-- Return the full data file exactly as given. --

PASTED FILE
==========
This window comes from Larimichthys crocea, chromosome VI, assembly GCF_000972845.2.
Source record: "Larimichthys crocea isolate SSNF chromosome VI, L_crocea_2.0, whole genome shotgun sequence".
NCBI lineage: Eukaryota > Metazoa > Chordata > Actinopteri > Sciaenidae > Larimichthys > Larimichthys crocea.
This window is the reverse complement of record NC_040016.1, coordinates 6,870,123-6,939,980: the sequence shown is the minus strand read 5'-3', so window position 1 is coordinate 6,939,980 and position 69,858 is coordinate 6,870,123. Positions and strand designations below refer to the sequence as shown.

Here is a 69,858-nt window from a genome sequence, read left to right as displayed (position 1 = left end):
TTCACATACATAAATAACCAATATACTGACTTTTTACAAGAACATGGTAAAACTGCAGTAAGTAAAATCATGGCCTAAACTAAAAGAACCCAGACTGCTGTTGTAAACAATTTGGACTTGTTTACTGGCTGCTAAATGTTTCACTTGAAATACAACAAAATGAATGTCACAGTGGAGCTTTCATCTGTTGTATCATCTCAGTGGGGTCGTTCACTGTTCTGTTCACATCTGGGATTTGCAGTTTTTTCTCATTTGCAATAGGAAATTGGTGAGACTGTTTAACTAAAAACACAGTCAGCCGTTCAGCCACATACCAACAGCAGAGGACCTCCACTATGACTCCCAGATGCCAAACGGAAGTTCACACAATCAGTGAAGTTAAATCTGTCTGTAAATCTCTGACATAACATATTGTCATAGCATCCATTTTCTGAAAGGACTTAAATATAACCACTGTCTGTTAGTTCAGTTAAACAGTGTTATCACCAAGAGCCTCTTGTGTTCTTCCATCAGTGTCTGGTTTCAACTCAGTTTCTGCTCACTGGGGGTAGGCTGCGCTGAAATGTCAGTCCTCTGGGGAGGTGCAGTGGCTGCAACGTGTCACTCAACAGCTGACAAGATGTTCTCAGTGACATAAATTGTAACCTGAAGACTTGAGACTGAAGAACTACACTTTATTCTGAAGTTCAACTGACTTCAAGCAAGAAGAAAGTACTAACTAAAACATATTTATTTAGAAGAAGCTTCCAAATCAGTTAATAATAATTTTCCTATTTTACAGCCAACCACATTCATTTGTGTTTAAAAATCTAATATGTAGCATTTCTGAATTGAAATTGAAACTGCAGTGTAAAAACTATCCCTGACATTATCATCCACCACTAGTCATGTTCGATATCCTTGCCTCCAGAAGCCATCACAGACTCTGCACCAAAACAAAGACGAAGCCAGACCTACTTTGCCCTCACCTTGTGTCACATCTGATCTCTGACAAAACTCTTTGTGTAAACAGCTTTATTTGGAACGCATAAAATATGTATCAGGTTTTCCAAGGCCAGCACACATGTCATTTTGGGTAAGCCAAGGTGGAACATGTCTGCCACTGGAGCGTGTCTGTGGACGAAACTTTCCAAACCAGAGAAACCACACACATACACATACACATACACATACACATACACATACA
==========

This window comes from Larimichthys crocea, chromosome VI, assembly GCF_000972845.2.
Source record: "Larimichthys crocea isolate SSNF chromosome VI, L_crocea_2.0, whole genome shotgun sequence".
NCBI lineage: Eukaryota > Metazoa > Chordata > Actinopteri > Sciaenidae > Larimichthys > Larimichthys crocea.
This window is the reverse complement of record NC_040016.1, coordinates 6,870,123-6,939,980: the sequence shown is the minus strand read 5'-3', so window position 1 is coordinate 6,939,980 and position 69,858 is coordinate 6,870,123. Positions and strand designations below refer to the sequence as shown.

Here is a 69,858-nt window from a genome sequence, read left to right as displayed (position 1 = left end):
TTCACATACATAAATAACCAATATACTGACTTTTTACAAGAACATGGTAAAACTGCAGTAAGTAAAATCATGGCCTAAACTAAAAGAACCCAGACTGCTGTTGTAAACAATTTGGACTTGTTTACTGGCTGCTAAATGTTTCACTTGAAATACAACAAAATGAATGTCACAGTGGAGCTTTCATCTGTTGTATCATCTCAGTGGGGTCGTTCACTGTTCTGTTCACATCTGGGATTTGCAGTTTTTTCTCATTTGCAATAGGAAATTGGTGAGACTGTTTAACTAAAAACACAGTCAGCCGTTCAGCCACATACCAACAGCAGAGGACCTCCACTATGACTCCCAGATGCCAAACGGAAGTTCACACAATCAGTGAAGTTAAATCTGTCTGTAAATCTCTGACATAACATATTGTCATAGCATCCATTTTCTGAAAGGACTTAAATATAACCACTGTCTGTTAGTTCAGTTAAACAGTGTTATCACCAAGAGCCTCTTGTGTTCTTCCATCAGTGTCTGGTTTCAACTCAGTTTCTGCTCACTGGGGGTAGGCTGCGCTGAAATGTCAGTCCTCTGGGGAGGTGCAGTGGCTGCAACGTGTCACTCAACAGCTGACAAGATGTTCTCAGTGACATAAATTGTAACCTGAAGACTTGAGACTGAAGAACTACACTTTATTCTGAAGTTCAACTGACTTCAAGCAAGAAGAAAGTACTAACTAAAACATATTTATTTAGAAGAAGCTTCCAAATCAGTTAATAATAATTTTCCTATTTTACAGCCAACCACATTCATTTGTGTTTAAAAATCTAATATGTAGCATTTCTGAATTGAAATTGAAACTGCAGTGTAAAAACTATCCCTGACATTATCATCCACCACTAGTCATGTTCGATATCCTTGCCTCCAGAAGCCATCACAGACTCTGCACCAAAACAAAGACGAAGCCAGACCTACTTTGCCCTCACCTTGTGTCACATCTGATCTCTGACAAAACTCTTTGTGTAAACAGCTTTATTTGGAACGCATAAAATATGTATCAGGTTTTCCAAGGCCAGCACACATGTCATTTTGGGTAAGCCAAGGTGGAACATGTCTGCCACTGGAGCGTGTCTGTGGACGAAACTTTCCAAACCAGAGAAACCACACACATACACATACACATACACATACACATACACATACA